I love to bake. I love real butter, real sugar, real chocolate, real cream…you get the point. My sister is big on healthy cooking and baking. I admire her! She substitutes applesauce or mashed banana for the fat in recipes, uses whole grains, and sometimes will use egg whites or egg substitute in place of whole eggs.
Here is some information about fat substitutes from bettycrocker.com.
Low Fat Substitutes
- Applesauce and plain yogurt are good fat substitutes in most recipes. For maximum texture and flavor, replace no more than half the amount of the fat listed in the recipe. If a recipe calls for 1/2 cup butter, you can substitute 1/4 cup applesauce, saving 44 grams of fat and 400 calories (the fat and calories in 1/4 cup margarine)
- Mashed ripe bananas work well as fat substitutes in carrot or banana cake or muffins.
- Purchased fruit puree mixtures, usually prune—based, also are good and work especially well in chocolate, spice and carrot cakes. Follow the label directions.
- Replace 1 whole egg in a recipe with ¼ cup fat-free, cholesterol-free egg product substitutes (such as ConAgra’s Egg Beaters®) or 2 egg whites—you’ll save more than 10 grams of fat and 100 calories.
Another way to make a healthier baked good is to use whole wheat flour instead of, or in addition to, all purpose flour.
- All purpose flour is a blend of soft and hard wheat and it is what I typically use in all of my baking. Sometimes I will use cake flour.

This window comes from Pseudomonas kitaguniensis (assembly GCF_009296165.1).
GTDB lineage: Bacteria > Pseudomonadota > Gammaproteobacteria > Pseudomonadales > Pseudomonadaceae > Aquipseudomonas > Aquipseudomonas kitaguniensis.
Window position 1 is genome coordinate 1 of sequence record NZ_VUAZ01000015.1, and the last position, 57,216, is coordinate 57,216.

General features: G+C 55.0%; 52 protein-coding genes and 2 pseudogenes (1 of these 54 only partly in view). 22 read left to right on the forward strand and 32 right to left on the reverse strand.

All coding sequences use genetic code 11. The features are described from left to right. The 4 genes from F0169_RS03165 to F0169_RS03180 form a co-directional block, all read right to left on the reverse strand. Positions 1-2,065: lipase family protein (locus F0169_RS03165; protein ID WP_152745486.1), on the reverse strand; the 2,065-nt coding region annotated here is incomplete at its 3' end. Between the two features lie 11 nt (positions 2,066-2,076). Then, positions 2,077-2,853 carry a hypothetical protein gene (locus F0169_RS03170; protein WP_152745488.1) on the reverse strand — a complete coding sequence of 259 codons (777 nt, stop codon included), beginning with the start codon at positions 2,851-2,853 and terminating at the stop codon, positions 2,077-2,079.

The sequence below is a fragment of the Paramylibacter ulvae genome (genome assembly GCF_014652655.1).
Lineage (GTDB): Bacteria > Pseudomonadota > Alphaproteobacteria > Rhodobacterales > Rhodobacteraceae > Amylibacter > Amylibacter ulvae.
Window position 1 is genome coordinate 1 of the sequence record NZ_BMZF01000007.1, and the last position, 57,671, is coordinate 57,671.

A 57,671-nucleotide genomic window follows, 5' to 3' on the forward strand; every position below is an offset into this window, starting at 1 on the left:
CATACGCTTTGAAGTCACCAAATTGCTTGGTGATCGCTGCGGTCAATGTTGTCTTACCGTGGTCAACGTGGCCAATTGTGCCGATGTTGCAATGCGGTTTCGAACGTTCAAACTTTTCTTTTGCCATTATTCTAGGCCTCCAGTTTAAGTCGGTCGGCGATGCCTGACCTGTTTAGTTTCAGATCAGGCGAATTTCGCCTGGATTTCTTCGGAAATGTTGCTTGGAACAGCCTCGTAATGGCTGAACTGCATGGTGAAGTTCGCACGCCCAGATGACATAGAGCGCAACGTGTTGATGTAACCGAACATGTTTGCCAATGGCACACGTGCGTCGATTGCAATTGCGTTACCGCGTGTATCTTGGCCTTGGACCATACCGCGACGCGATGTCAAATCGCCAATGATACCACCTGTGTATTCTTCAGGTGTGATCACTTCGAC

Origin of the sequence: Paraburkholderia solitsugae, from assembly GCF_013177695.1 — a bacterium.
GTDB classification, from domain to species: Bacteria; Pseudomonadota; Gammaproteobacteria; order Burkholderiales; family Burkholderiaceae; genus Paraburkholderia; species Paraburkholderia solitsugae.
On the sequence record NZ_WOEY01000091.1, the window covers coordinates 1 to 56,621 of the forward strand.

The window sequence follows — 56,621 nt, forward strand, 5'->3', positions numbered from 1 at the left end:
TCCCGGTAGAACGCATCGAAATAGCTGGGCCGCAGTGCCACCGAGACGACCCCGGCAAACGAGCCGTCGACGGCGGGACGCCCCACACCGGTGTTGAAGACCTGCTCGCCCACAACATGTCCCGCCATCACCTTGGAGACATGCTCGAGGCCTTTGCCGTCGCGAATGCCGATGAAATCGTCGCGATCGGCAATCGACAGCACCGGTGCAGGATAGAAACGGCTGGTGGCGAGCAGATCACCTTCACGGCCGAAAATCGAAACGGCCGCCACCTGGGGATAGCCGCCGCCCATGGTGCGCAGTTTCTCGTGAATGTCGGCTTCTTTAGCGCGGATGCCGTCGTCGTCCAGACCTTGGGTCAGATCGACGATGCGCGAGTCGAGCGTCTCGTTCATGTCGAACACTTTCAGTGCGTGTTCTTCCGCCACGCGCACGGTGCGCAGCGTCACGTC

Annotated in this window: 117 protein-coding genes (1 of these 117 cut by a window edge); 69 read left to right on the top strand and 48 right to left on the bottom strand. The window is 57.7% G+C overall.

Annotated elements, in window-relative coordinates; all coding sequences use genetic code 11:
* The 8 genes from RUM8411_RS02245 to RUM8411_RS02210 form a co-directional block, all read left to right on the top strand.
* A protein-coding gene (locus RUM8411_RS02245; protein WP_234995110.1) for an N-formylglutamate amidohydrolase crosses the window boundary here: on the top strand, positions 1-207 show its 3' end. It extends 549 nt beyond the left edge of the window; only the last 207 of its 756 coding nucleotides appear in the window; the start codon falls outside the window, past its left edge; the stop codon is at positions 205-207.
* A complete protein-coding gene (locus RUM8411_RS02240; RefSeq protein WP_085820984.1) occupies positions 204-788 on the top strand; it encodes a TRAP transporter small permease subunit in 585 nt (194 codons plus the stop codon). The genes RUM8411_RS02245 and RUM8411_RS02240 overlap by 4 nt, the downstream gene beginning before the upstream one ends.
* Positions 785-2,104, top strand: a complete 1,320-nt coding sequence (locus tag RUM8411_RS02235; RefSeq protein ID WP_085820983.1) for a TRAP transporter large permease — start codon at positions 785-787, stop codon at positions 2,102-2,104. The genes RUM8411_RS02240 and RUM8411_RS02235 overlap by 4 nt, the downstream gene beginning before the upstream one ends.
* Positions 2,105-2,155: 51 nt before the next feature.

- Whole Wheat flour is made from the whole kernel of wheat, the bran and the germ, so it is higher in fiber and other nutrients. It does not contain as much gluten as all purpose flour, so it will not rise as much. Most recipes will use a combination of wheat and white flour.
- White Whole Wheat flour is milder in flavor than whole wheat but still contains more nutrients and fiber than all purpose flour. It is made from white wheat instead of red wheat.
I have my doubts about these replacements. There is a flavor and texture in baked goods that is changed (and not for the better) when a replacement is used. Imagine using applesauce instead of butter in a shortbread! Crazy talk! However, I have decided to try some of these healthier options in my baking.
Today I will use whole wheat flour in a cookie recipe. This recipe also uses honey instead of sugar. No SUGAR? I know. Did I mention that there isn’t any butter? Have you passed out yet? Fan yourself, take a few deep breaths. We will get through this together. There is an egg in this recipe. So, all is not lost.
The recipe uses oil instead of butter. I was a bit confused about this replacement. I know butter isn’t exactly a health food, but neither is oil. So, I searched a bit and discovered these differences between oil and butter in baking.
Butter (1 ounce, 28 grams)
- 201 calories
- 23 grams fat (14 grams saturated)
- 60 mg cholesterol
- 81 % fat
Vegetable Oil (1 ounce, 28 grams)
- 248 calories
- 28 grams fat (4 grams saturated)
- 0 mg cholesterol
- 100 % fat
- Provides flavor in baked goods
- In cookies, causes some spread while baking
- Creates a crisper texture
- Adds no extra flavor in baked goods
- In cookies, will not spread while baking
- Creates a denser, more cakelike, texture
Ok, so butter is a bit high in cholesterol since it is an animal product. The oil has no cholesterol. Oil does have more fat, but only 5 grams more. The oil also has less saturated fat. Well, oil it is then. Wait…the baker and butter lover in me is screaming! I love the flavor of butter in baked goods. What is the solution? Try both.
So, today will be a taste test of butter vs. oil in a whole wheat oatmeal raisin cookie. I will fill you in after I slave away in the kitchen.
My butter vs. oil info came from these sites: